Autocam Medical, which has its global headquarters in Kentwood, manufactures high-precision medical implants, instruments, handpieces and components. Last year, Autocam attained Brazilian VISA Certification and recently opened a contract manufacturing site in São Paulo to produce precision-machined surgical implants and instruments, including bone screws, plates, drivers and drill bits. In addition, it developed a strategic alliance with U.S.-based Jewel Precision to manufacture, sell and distribute surgical trays and cases throughout South America.
“Because it’s one of the fastest-growing economies in the world, the opportunity in Brazil is enormous,” said Thomas O’Mara, executive vice-president of Autocam Medical. “Our São Paolo operation supports our local customers and also helps grow our global business.”
Autocam Medical will be exhibiting at the Orthopedic Manufacturing and Technology Exposition and Conference in June in Chicago, a global event in that industry.
One of the largest companies that is a member of the WMMDC is ATEK Medical, based in Grand Rapids with additional manufacturing sites in Minneapolis, Kerrville, Texas, San Jose (Heredia), Costa Rica. Its thousands of employees produce more than 150 million medical plastics components each year, and the company has launched more than 400 medical devices.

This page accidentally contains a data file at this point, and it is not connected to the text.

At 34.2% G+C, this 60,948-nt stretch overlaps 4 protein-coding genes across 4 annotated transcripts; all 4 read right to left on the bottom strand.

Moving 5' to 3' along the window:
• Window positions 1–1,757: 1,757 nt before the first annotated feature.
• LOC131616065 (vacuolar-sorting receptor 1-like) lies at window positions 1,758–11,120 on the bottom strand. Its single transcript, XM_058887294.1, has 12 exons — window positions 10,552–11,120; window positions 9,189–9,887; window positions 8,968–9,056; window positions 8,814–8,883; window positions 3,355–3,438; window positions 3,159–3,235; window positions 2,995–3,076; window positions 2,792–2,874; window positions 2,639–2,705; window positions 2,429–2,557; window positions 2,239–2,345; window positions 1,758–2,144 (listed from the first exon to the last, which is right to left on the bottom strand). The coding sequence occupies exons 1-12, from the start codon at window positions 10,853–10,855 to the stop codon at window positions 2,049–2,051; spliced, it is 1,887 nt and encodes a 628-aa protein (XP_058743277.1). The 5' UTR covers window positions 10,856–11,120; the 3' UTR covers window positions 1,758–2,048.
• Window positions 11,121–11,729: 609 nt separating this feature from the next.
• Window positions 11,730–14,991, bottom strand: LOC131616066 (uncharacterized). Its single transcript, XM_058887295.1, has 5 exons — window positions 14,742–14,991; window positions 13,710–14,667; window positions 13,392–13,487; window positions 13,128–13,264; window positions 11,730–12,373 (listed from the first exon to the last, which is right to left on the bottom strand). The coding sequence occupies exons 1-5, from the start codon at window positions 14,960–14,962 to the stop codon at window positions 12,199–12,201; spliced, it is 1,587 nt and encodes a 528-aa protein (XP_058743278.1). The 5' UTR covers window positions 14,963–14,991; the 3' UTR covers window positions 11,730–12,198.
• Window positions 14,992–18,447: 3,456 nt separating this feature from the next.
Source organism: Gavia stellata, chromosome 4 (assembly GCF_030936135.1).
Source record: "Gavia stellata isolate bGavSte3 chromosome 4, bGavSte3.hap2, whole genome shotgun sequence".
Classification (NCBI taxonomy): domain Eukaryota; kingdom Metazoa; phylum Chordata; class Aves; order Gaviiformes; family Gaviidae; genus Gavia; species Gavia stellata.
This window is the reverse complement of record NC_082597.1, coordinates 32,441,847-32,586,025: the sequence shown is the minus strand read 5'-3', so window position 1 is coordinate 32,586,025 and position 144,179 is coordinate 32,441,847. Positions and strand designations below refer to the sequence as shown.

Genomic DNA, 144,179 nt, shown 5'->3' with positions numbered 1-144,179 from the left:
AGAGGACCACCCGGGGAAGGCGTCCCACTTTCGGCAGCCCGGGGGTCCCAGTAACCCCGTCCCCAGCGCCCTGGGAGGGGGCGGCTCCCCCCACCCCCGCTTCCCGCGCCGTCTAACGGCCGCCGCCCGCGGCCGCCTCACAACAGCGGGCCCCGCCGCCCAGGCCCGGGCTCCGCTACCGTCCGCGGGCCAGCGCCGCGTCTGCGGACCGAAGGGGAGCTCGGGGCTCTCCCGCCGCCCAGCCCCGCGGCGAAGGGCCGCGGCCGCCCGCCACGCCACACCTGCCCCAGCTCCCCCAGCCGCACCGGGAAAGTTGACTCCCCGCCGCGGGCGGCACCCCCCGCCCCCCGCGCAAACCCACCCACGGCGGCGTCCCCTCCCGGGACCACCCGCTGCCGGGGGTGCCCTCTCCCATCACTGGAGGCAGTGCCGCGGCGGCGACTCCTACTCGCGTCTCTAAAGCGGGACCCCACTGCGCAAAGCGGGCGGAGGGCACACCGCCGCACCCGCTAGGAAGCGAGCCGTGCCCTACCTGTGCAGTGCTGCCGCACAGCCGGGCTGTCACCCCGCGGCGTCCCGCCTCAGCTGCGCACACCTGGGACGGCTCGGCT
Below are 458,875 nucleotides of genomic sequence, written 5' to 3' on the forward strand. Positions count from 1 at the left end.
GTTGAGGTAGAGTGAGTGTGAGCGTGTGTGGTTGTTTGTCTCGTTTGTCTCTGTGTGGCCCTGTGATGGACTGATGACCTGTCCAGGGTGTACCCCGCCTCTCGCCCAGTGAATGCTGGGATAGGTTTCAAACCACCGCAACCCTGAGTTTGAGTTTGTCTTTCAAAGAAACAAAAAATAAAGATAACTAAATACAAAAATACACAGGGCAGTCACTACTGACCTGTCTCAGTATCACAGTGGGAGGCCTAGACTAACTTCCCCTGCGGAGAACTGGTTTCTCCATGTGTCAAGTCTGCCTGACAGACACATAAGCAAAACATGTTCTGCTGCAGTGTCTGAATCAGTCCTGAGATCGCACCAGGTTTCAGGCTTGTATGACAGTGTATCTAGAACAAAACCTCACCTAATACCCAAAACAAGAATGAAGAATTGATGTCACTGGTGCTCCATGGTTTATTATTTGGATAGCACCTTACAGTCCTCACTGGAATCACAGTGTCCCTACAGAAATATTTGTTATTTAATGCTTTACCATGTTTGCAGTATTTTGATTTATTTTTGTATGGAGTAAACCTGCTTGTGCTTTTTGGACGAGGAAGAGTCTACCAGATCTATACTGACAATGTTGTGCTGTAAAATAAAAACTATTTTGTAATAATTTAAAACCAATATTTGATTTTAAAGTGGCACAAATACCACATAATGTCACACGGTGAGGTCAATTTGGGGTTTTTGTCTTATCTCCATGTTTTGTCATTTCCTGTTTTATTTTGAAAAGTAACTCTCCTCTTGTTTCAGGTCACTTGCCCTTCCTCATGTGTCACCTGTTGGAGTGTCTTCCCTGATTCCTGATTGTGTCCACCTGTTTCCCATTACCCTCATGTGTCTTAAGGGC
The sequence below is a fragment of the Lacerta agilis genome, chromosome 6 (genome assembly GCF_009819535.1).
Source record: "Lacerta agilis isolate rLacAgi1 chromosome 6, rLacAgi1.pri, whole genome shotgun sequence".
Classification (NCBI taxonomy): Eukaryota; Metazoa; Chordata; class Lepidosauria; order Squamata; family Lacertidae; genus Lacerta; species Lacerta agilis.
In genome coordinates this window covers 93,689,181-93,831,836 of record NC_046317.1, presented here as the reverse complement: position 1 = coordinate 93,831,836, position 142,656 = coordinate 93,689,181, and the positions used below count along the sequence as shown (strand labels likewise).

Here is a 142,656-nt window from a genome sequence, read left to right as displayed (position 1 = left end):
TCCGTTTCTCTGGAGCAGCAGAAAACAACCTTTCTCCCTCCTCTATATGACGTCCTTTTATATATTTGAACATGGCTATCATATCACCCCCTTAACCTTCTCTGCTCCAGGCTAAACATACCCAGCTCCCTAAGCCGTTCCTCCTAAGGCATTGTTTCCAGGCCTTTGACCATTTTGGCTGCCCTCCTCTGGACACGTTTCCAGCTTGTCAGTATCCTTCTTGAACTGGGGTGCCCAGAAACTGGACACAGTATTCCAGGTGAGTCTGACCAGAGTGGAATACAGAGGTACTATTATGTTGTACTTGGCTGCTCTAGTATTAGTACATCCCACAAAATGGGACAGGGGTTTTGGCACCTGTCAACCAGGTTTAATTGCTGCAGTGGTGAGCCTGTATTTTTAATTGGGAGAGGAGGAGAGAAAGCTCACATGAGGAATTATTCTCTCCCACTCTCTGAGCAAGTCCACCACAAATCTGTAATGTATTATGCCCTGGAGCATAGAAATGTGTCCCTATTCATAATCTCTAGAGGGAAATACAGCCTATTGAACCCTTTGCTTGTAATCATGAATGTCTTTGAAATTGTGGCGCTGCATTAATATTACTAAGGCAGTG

The WMMDC was set up in 2007 by the West Michigan Science and Technology Initiative to promote and support the growth of medical device manufacturing in West Michigan. Beery, who was named executive director last summer, said 29 companies are members of an estimated 40 such companies in the region.
Total employment in the region in medical device development and manufacturing is estimated at 2,500, according to Beery, but expected to grow to 2,900 in a few years.